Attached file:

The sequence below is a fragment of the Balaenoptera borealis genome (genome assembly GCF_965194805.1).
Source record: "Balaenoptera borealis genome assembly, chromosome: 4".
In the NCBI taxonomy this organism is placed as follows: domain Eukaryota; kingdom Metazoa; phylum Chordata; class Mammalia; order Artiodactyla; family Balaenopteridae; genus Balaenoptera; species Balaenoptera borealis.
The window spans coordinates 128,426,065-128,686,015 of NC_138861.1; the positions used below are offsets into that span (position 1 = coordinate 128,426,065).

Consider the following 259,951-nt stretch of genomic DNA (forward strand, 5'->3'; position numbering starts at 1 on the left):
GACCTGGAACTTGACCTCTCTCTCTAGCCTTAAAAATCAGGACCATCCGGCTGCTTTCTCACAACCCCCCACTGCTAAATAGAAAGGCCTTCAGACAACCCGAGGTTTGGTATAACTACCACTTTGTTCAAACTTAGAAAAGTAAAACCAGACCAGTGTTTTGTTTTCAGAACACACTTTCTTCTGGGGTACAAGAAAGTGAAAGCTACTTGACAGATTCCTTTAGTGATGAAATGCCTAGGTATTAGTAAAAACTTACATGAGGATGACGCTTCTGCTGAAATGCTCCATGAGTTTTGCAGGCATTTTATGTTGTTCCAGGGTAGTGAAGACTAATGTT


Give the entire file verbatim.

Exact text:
The sequence below is a fragment of the Balaenoptera borealis genome (genome assembly GCF_965194805.1).
Source record: "Balaenoptera borealis genome assembly, chromosome: 4".
In the NCBI taxonomy this organism is placed as follows: domain Eukaryota; kingdom Metazoa; phylum Chordata; class Mammalia; order Artiodactyla; family Balaenopteridae; genus Balaenoptera; species Balaenoptera borealis.
The window spans coordinates 128,426,065-128,686,015 of NC_138861.1; the positions used below are offsets into that span (position 1 = coordinate 128,426,065).

Consider the following 259,951-nt stretch of genomic DNA (forward strand, 5'->3'; position numbering starts at 1 on the left):
GACCTGGAACTTGACCTCTCTCTCTAGCCTTAAAAATCAGGACCATCCGGCTGCTTTCTCACAACCCCCCACTGCTAAATAGAAAGGCCTTCAGACAACCCGAGGTTTGGTATAACTACCACTTTGTTCAAACTTAGAAAAGTAAAACCAGACCAGTGTTTTGTTTTCAGAACACACTTTCTTCTGGGGTACAAGAAAGTGAAAGCTACTTGACAGATTCCTTTAGTGATGAAATGCCTAGGTATTAGTAAAAACTTACATGAGGATGACGCTTCTGCTGAAATGCTCCATGAGTTTTGCAGGCATTTTATGTTGTTCCAGGGTAGTGAAGACTAATGTT